Environmental factors are at least as important as genetic sequence in contributing to states of health and disease. Another interesting report on how chronic exposures to diet and activity (or lack thereof) contributes to insulin resistance via changes in gene regulation and expression comes out of a study of energy metabolism in identical twins discordant for obesity.
BETHESDA, Md. (June 18, 2008) A Finnish study of identical twins has found that physical inactivity and acquired obesity can impair expression of the genes which help the cells produce energy.
The findings suggest that lifestyle, more than heredity, contributes to insulin resistance in people who are obese. Insulin resistance increases the chance of developing diabetes and heart disease.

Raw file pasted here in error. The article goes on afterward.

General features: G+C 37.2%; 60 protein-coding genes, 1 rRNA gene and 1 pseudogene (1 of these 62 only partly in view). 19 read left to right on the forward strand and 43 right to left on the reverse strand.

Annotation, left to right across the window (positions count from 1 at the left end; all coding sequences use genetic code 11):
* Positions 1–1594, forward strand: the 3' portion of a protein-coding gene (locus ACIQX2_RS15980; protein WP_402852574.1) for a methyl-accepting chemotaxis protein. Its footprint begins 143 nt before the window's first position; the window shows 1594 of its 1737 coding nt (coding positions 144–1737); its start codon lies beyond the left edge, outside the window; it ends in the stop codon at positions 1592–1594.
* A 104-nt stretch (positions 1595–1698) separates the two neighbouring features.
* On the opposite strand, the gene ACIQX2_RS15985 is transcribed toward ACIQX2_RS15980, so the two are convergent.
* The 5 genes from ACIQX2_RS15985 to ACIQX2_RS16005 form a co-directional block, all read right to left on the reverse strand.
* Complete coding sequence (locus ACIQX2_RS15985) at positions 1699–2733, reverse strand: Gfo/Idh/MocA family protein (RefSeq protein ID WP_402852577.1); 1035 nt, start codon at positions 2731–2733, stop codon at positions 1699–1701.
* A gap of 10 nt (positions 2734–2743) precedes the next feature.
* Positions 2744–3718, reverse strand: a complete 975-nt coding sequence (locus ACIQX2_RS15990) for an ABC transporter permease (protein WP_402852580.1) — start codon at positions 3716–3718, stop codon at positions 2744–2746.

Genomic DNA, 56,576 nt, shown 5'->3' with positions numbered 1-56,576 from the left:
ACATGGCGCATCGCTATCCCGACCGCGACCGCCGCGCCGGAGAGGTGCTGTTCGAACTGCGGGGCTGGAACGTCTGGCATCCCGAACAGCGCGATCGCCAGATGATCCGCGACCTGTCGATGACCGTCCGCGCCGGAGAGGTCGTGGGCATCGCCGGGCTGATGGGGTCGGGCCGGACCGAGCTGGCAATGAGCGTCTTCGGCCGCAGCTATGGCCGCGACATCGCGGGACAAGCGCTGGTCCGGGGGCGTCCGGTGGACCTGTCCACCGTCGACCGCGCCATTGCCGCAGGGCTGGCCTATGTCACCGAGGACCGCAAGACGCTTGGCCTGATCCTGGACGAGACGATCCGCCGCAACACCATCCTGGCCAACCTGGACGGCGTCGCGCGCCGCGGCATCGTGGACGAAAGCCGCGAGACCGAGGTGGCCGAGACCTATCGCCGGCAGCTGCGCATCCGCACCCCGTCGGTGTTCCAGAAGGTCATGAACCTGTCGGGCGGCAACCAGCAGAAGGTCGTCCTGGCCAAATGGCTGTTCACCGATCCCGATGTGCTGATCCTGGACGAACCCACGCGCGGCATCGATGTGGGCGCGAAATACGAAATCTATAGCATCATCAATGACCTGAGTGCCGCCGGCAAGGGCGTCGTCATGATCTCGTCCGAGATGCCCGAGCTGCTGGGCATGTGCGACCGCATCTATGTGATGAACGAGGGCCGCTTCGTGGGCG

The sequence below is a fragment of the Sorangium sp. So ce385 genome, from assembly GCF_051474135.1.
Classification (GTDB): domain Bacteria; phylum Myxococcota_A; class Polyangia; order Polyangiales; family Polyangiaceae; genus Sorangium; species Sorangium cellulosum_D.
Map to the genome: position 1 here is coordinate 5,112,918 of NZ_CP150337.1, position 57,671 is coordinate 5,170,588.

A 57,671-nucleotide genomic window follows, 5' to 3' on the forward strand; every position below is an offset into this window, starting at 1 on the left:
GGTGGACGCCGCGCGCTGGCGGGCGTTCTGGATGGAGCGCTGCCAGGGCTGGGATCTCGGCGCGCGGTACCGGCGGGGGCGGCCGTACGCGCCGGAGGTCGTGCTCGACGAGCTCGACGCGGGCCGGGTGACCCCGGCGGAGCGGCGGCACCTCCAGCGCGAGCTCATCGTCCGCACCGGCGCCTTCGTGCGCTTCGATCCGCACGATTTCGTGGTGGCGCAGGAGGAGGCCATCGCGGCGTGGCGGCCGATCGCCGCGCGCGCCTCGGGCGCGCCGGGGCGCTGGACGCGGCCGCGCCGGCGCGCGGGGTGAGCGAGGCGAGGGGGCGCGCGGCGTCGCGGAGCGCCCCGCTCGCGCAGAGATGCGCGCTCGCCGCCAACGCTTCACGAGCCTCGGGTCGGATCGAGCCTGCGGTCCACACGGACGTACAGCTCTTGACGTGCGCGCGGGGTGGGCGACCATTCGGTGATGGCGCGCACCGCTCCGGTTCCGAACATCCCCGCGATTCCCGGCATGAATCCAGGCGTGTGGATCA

The study, ‚ÄúAcquired obesity and poor physical fitness impair expression of genes of mitochondrial oxidative phosphorylation in monozygotic twins discordant for obesity,‚Ä? appears in the online edition of the American Journal of Physiology-Endocrinology and Metabolism, published by The American Physiological Society.
The study was carried out by Linda Mustelin and Kirsi Pietil√§inen, of Helsinki University Central Hospital and the University of Helsinki; Aila Rissanen, Anssi Sovij√§rvi and P√§ivi Piiril√§ of Helsinki University Central Hospital; Jussi Naukkarinen, Leena Peltonen and Jaakko Kaprio, University of Helsinki and National Public Health Institute; and Hannele Yki-J√§rvinen of Helsinki University Central Hospital and Minerva Medical Research Institute.